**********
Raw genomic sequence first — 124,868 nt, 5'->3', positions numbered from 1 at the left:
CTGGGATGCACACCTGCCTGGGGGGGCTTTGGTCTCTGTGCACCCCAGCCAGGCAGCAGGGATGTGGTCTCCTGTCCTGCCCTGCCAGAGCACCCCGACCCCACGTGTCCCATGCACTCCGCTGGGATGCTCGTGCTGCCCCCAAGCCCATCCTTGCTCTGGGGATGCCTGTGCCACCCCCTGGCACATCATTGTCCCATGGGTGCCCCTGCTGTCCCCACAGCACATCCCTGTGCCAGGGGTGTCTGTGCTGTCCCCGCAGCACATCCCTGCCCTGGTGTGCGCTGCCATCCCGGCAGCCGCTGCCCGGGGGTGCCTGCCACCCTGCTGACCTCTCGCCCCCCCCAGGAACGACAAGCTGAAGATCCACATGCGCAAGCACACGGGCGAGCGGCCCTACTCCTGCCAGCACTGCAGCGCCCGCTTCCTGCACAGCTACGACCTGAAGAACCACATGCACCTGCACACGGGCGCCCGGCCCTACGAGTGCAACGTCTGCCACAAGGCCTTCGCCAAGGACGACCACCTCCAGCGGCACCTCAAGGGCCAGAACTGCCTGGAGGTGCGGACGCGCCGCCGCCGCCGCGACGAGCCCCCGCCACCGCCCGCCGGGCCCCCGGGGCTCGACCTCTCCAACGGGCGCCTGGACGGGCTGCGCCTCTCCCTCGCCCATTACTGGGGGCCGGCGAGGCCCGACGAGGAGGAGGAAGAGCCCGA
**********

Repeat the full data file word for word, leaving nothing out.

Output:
Raw genomic sequence first — 124,868 nt, 5'->3', positions numbered from 1 at the left:
CTGGGATGCACACCTGCCTGGGGGGGCTTTGGTCTCTGTGCACCCCAGCCAGGCAGCAGGGATGTGGTCTCCTGTCCTGCCCTGCCAGAGCACCCCGACCCCACGTGTCCCATGCACTCCGCTGGGATGCTCGTGCTGCCCCCAAGCCCATCCTTGCTCTGGGGATGCCTGTGCCACCCCCTGGCACATCATTGTCCCATGGGTGCCCCTGCTGTCCCCACAGCACATCCCTGTGCCAGGGGTGTCTGTGCTGTCCCCGCAGCACATCCCTGCCCTGGTGTGCGCTGCCATCCCGGCAGCCGCTGCCCGGGGGTGCCTGCCACCCTGCTGACCTCTCGCCCCCCCCAGGAACGACAAGCTGAAGATCCACATGCGCAAGCACACGGGCGAGCGGCCCTACTCCTGCCAGCACTGCAGCGCCCGCTTCCTGCACAGCTACGACCTGAAGAACCACATGCACCTGCACACGGGCGCCCGGCCCTACGAGTGCAACGTCTGCCACAAGGCCTTCGCCAAGGACGACCACCTCCAGCGGCACCTCAAGGGCCAGAACTGCCTGGAGGTGCGGACGCGCCGCCGCCGCCGCGACGAGCCCCCGCCACCGCCCGCCGGGCCCCCGGGGCTCGACCTCTCCAACGGGCGCCTGGACGGGCTGCGCCTCTCCCTCGCCCATTACTGGGGGCCGGCGAGGCCCGACGAGGAGGAGGAAGAGCCCGA